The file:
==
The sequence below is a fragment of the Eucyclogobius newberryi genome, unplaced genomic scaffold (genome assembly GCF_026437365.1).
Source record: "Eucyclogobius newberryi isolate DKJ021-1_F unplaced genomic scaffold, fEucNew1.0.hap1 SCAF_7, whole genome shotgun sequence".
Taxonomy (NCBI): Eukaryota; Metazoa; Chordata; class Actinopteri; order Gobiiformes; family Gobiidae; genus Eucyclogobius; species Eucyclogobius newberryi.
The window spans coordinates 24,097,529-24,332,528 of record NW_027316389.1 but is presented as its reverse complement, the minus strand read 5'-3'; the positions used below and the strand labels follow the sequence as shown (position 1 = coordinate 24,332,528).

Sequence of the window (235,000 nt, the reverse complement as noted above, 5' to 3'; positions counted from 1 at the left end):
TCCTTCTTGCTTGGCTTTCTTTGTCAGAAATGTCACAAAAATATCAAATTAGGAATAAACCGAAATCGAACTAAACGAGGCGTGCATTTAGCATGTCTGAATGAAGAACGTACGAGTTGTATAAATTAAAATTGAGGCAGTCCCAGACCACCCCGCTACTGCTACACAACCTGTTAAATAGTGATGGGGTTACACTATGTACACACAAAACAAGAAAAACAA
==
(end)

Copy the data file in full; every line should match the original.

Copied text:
The sequence below is a fragment of the Eucyclogobius newberryi genome, unplaced genomic scaffold (genome assembly GCF_026437365.1).
Source record: "Eucyclogobius newberryi isolate DKJ021-1_F unplaced genomic scaffold, fEucNew1.0.hap1 SCAF_7, whole genome shotgun sequence".
Taxonomy (NCBI): Eukaryota; Metazoa; Chordata; class Actinopteri; order Gobiiformes; family Gobiidae; genus Eucyclogobius; species Eucyclogobius newberryi.
The window spans coordinates 24,097,529-24,332,528 of record NW_027316389.1 but is presented as its reverse complement, the minus strand read 5'-3'; the positions used below and the strand labels follow the sequence as shown (position 1 = coordinate 24,332,528).

Sequence of the window (235,000 nt, the reverse complement as noted above, 5' to 3'; positions counted from 1 at the left end):
TCCTTCTTGCTTGGCTTTCTTTGTCAGAAATGTCACAAAAATATCAAATTAGGAATAAACCGAAATCGAACTAAACGAGGCGTGCATTTAGCATGTCTGAATGAAGAACGTACGAGTTGTATAAATTAAAATTGAGGCAGTCCCAGACCACCCCGCTACTGCTACACAACCTGTTAAATAGTGATGGGGTTACACTATGTACACACAAAACAAGAAAAACAA